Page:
Today we celebrate Calvary’s promise of symbolically transforming earth’s “iceland” into heaven’s “greenland” one day, when “the kingdom of the world has become the kingdom of our Lord and of his Christ, and he will reign for ever and ever” (Revelation 11:15). And though that promise is yet future, its reality is truly present in the presence of Christ at His Table this morning. So may every heart take possession today of that freedom our Lord’s triumphant death has secured for all!
Wonder why the global markets have been gyrating lately?March 7th, 2007
Wonder why the global markets have been gyrating lately? The answer really isn’t that complicated at all. It has to do with public and investor confidence. When traders are feeling secure and confident about the economic and/or political future of their nation or other influential nations, they invest their clients’ capital in the markets. But when investors become worried or uncertain over developing trends (economic or political or sometimes even ecological), rather than purchasing shares in national or multinational corporations they instead sell off their clients’ stocks. And massive sell-offs fuel plunging stock markets, as we’ve witnessed in the global marketplace (from Shanghai to Wall Street) over the last two weeks.
And while economic theory is certainly more complicated than my simple rehearsal here, the fact remains that human confidence is the powerful variable that fluctuates our global markets.
Which begs the question: What is it that fuels your confidence and mine? What are our securities based upon? Let’s be honest. There are times—many for me—when the pit of our stomachs feels like the freefall of a roller coaster ride—just as scary as a stock market plunge! When there seems to be nothing to grab on to, when everything around you has gone over the edge with you. What then?
A friend gave me Derek Kidner’s inspiring two-volume commentary on the Psalms. And as I’ve been reading a psalm each morning, Kidner’s comments have helped me realize how incessant is the psalmist’s (usually David’s) cry for security, and how frequently he confesses that he has found but one saving confidence, one trustworthy security: “[God] only is my rock and my salvation; He is my defense; I shall not be greatly moved” (Psalm 62:2). And that from a man whose life story invented the word “roller coaster,” high and heady with his triumphs and plummeted by his defeats, a life the rest of us can find a modicum of comfort in today.
Which is why David’s confession of confidence in God alone segues into his passionate appeal to us: “Trust in Him at all times, you people; pour out your heart before Him; God is a refuge for us” (v 8). Even when all we can pour out is, “God, I choose to trust You—have mercy on me”—over and over again. But as David’s gyrating life still testifies, He will (have mercy on us), even as we do (choose to trust him). And remember, when that inevitable edge does come, over which we must plunge, the good news remains, “ . . . underneath are the everlasting arms.”
“Study says lots of students narcissistic”March 1st, 2007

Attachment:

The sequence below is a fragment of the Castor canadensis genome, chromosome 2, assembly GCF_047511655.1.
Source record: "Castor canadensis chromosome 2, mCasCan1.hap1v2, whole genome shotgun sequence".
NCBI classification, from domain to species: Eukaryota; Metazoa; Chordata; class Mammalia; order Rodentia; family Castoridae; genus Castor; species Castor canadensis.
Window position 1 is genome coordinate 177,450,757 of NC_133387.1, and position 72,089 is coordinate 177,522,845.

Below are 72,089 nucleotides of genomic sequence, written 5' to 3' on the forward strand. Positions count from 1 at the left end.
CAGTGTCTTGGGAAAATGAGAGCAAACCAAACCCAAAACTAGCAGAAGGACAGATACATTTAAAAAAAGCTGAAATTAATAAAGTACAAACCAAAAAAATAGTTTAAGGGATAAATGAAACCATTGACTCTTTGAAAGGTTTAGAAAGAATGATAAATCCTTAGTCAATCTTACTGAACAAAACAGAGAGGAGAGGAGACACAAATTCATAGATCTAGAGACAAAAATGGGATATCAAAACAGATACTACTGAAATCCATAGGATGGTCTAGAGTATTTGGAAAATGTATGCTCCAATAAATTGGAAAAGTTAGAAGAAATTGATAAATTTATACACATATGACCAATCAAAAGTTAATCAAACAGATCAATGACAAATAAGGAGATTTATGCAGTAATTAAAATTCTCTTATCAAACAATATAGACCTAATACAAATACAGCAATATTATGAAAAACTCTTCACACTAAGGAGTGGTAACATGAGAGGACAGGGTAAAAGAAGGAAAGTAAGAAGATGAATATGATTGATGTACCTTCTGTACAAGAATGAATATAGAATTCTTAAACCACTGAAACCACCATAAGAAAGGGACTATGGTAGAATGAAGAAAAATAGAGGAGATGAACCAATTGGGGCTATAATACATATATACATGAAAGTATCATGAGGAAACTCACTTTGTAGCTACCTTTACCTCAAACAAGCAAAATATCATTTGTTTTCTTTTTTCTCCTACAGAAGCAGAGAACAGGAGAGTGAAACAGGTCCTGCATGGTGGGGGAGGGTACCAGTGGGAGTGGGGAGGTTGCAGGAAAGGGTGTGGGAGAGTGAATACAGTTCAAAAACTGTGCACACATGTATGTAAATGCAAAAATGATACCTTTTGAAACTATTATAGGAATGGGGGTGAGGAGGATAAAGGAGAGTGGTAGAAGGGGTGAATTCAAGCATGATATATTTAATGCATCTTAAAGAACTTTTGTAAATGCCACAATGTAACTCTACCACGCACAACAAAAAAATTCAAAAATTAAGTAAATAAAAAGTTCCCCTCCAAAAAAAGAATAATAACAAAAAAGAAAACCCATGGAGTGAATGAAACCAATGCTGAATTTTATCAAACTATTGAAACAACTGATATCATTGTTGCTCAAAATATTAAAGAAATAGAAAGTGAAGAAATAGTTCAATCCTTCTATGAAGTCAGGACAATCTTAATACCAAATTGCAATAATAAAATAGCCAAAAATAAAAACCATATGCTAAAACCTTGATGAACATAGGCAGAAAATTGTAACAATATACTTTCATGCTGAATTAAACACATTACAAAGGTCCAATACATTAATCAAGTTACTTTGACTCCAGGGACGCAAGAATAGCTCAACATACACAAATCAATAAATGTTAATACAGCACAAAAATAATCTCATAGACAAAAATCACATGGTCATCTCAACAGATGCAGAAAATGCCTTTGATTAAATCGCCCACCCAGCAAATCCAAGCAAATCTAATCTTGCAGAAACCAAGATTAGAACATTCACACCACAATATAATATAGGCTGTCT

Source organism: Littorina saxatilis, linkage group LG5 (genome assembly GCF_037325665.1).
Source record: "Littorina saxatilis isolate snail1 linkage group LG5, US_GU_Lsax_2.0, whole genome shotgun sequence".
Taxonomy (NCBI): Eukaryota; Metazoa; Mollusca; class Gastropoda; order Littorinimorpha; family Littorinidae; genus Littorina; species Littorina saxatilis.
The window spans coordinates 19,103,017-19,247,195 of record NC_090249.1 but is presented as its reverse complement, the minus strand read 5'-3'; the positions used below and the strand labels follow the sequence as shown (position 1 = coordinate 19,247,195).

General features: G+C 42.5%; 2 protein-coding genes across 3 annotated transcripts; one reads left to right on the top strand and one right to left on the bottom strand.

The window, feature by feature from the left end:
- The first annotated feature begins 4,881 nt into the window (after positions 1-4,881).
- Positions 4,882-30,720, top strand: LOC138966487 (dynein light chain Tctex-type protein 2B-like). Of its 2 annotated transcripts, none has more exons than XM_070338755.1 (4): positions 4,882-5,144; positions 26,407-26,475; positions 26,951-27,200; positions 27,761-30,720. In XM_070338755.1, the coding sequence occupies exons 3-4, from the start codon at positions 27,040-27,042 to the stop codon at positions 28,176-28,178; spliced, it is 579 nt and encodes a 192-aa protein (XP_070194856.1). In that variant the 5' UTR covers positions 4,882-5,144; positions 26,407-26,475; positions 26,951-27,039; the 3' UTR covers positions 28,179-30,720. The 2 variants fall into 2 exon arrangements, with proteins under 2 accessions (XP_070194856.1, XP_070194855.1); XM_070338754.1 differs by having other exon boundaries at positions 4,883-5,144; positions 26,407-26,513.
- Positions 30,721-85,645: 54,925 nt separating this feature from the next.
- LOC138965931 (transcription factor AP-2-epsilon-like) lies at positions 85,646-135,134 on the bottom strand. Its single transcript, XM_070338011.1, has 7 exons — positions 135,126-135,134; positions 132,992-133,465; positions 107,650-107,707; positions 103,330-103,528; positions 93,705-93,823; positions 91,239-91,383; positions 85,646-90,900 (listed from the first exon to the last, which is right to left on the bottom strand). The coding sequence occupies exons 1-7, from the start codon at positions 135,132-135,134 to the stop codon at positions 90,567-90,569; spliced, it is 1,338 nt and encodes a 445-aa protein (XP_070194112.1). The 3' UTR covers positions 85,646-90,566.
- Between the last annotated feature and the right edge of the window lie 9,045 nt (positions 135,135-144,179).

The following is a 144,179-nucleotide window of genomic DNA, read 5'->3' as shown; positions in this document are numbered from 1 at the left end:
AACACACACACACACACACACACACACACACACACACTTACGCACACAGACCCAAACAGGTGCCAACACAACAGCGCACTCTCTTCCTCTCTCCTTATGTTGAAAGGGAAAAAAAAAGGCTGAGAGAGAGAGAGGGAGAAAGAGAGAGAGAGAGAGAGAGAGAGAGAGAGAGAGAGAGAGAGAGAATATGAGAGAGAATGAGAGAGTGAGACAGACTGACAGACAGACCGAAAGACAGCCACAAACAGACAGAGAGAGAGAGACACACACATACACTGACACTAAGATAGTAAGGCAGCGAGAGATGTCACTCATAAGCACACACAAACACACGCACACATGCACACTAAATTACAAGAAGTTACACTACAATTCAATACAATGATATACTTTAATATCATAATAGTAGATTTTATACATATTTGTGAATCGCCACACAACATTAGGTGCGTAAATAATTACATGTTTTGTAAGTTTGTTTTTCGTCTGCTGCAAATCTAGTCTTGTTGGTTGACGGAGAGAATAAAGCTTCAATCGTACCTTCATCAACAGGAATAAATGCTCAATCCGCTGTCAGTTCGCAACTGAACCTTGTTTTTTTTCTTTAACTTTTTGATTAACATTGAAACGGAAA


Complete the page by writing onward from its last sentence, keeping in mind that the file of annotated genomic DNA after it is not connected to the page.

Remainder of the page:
“Study says lots of students narcissistic”—that was the front page headline on my newspaper this week. Remember Narcissus from Greek mythology, who fell in love with his own reflection in the water pond? “Narcissistic” is to be just like him. Which is why the article begins: “Today’s college students are more narcissistic and self-centered than their predecessors, according to a comprehensive new study by five psychologists who worry that the trend could be harmful to personal relationships and American society.” (South Bend Tribune 2-27-07) This is the generation, researchers are observing, that was taught over and over, “You’re special.” These are the first fruits of the self esteem movement of the ‘80s. It is this generation that has invented “MySpace” and “YouTube” as expressions of its attention-seeking, the article goes on.
Coincidentally, I read the news report the day before flying down to Dallas this week for the first of it’s kind North American “Just Claim It!” event, a continental youth congress for prayer and mission. My assignments took me there for less than 24 hours, but I saw thousands of kids, from teenagers to young adults, along with their leaders, gathered together out of a passion for Christ and a desire to seize the moment and accelerate his mission into high gear. In fact, they’re still there this morning in that Dallas convention center.
What a refreshing and compelling contrast between those young adults in Dallas, our young adults here at Andrews, and the focus of this just released national study. While it’s true that young followers of Jesus are susceptible to the beckoning trends of society at large, I’m grateful to recognize that so many Christian Adventist young adults live with an “others centered” drive that overrides the “me first” tendencies of their generation (and ours as well).
After all, Jesus’ radical call short-circuits all our latent narcissism. “Whoever desires to come after Me, let him deny himself, and let her take up her cross and follow Me” (see Mark 8:34). It wasn’t the majority response of the 16,475 college students in this nationwide study. But may it be the majority response of every worshiper, young or old, that comes to follow Jesus today. For how else will this generation be the one to finish the mission of Christ on earth, than by following our self-sacrificing Savior?